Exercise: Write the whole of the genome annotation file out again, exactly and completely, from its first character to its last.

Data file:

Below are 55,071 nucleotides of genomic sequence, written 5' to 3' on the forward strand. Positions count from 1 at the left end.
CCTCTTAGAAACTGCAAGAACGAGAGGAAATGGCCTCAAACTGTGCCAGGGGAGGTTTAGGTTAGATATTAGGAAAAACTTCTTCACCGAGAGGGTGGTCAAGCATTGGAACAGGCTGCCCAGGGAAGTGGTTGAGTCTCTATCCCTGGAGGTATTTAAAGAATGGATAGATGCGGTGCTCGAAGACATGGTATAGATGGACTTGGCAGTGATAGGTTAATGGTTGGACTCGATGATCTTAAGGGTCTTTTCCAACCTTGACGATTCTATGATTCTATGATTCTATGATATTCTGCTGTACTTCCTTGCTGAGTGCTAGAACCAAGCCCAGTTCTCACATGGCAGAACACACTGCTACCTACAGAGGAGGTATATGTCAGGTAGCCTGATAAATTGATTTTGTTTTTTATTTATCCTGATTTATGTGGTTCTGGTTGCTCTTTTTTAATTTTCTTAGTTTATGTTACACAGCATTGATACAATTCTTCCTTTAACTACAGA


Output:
Below are 55,071 nucleotides of genomic sequence, written 5' to 3' on the forward strand. Positions count from 1 at the left end.
CCTCTTAGAAACTGCAAGAACGAGAGGAAATGGCCTCAAACTGTGCCAGGGGAGGTTTAGGTTAGATATTAGGAAAAACTTCTTCACCGAGAGGGTGGTCAAGCATTGGAACAGGCTGCCCAGGGAAGTGGTTGAGTCTCTATCCCTGGAGGTATTTAAAGAATGGATAGATGCGGTGCTCGAAGACATGGTATAGATGGACTTGGCAGTGATAGGTTAATGGTTGGACTCGATGATCTTAAGGGTCTTTTCCAACCTTGACGATTCTATGATTCTATGATTCTATGATATTCTGCTGTACTTCCTTGCTGAGTGCTAGAACCAAGCCCAGTTCTCACATGGCAGAACACACTGCTACCTACAGAGGAGGTATATGTCAGGTAGCCTGATAAATTGATTTTGTTTTTTATTTATCCTGATTTATGTGGTTCTGGTTGCTCTTTTTTAATTTTCTTAGTTTATGTTACACAGCATTGATACAATTCTTCCTTTAACTACAGA